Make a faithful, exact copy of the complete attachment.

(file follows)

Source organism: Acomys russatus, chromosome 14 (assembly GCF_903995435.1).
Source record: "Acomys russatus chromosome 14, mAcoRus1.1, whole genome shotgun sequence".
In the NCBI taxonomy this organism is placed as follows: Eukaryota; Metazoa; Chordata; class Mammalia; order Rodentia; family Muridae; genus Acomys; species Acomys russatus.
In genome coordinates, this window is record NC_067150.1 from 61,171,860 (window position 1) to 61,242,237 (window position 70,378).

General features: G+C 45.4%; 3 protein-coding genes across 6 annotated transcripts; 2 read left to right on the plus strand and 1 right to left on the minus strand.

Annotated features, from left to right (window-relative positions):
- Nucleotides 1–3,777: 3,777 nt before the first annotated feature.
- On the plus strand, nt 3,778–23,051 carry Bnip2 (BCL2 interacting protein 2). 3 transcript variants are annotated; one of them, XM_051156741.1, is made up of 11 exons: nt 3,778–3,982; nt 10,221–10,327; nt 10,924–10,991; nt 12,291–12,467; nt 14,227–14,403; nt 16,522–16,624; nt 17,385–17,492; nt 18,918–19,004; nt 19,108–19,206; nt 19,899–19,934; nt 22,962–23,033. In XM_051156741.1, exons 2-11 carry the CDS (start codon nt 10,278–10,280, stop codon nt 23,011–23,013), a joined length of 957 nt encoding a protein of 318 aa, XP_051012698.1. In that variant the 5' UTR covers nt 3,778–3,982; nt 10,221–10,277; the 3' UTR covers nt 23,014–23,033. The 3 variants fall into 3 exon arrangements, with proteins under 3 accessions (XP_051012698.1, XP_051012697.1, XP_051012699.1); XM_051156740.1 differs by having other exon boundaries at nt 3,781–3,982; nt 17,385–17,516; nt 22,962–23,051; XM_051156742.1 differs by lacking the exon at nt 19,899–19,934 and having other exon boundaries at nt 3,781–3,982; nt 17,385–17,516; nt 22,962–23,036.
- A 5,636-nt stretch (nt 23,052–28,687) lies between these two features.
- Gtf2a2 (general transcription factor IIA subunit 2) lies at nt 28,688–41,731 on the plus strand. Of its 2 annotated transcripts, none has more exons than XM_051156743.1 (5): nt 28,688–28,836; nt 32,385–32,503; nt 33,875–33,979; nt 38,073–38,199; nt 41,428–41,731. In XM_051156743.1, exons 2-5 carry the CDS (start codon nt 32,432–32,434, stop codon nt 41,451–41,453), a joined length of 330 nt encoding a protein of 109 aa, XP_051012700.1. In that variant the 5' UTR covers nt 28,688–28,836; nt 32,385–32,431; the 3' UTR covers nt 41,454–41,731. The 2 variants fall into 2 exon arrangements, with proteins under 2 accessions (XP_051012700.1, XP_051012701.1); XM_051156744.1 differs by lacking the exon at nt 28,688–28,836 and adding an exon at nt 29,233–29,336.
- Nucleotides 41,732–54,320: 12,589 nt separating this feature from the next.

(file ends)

Source organism: Acomys russatus, chromosome 14 (assembly GCF_903995435.1).
Source record: "Acomys russatus chromosome 14, mAcoRus1.1, whole genome shotgun sequence".
In the NCBI taxonomy this organism is placed as follows: Eukaryota; Metazoa; Chordata; class Mammalia; order Rodentia; family Muridae; genus Acomys; species Acomys russatus.
In genome coordinates, this window is record NC_067150.1 from 61,171,860 (window position 1) to 61,242,237 (window position 70,378).

General features: G+C 45.4%; 3 protein-coding genes across 6 annotated transcripts; 2 read left to right on the plus strand and 1 right to left on the minus strand.

Annotated features, from left to right (window-relative positions):
- Nucleotides 1–3,777: 3,777 nt before the first annotated feature.
- On the plus strand, nt 3,778–23,051 carry Bnip2 (BCL2 interacting protein 2). 3 transcript variants are annotated; one of them, XM_051156741.1, is made up of 11 exons: nt 3,778–3,982; nt 10,221–10,327; nt 10,924–10,991; nt 12,291–12,467; nt 14,227–14,403; nt 16,522–16,624; nt 17,385–17,492; nt 18,918–19,004; nt 19,108–19,206; nt 19,899–19,934; nt 22,962–23,033. In XM_051156741.1, exons 2-11 carry the CDS (start codon nt 10,278–10,280, stop codon nt 23,011–23,013), a joined length of 957 nt encoding a protein of 318 aa, XP_051012698.1. In that variant the 5' UTR covers nt 3,778–3,982; nt 10,221–10,277; the 3' UTR covers nt 23,014–23,033. The 3 variants fall into 3 exon arrangements, with proteins under 3 accessions (XP_051012698.1, XP_051012697.1, XP_051012699.1); XM_051156740.1 differs by having other exon boundaries at nt 3,781–3,982; nt 17,385–17,516; nt 22,962–23,051; XM_051156742.1 differs by lacking the exon at nt 19,899–19,934 and having other exon boundaries at nt 3,781–3,982; nt 17,385–17,516; nt 22,962–23,036.
- A 5,636-nt stretch (nt 23,052–28,687) lies between these two features.
- Gtf2a2 (general transcription factor IIA subunit 2) lies at nt 28,688–41,731 on the plus strand. Of its 2 annotated transcripts, none has more exons than XM_051156743.1 (5): nt 28,688–28,836; nt 32,385–32,503; nt 33,875–33,979; nt 38,073–38,199; nt 41,428–41,731. In XM_051156743.1, exons 2-5 carry the CDS (start codon nt 32,432–32,434, stop codon nt 41,451–41,453), a joined length of 330 nt encoding a protein of 109 aa, XP_051012700.1. In that variant the 5' UTR covers nt 28,688–28,836; nt 32,385–32,431; the 3' UTR covers nt 41,454–41,731. The 2 variants fall into 2 exon arrangements, with proteins under 2 accessions (XP_051012700.1, XP_051012701.1); XM_051156744.1 differs by lacking the exon at nt 28,688–28,836 and adding an exon at nt 29,233–29,336.
- Nucleotides 41,732–54,320: 12,589 nt separating this feature from the next.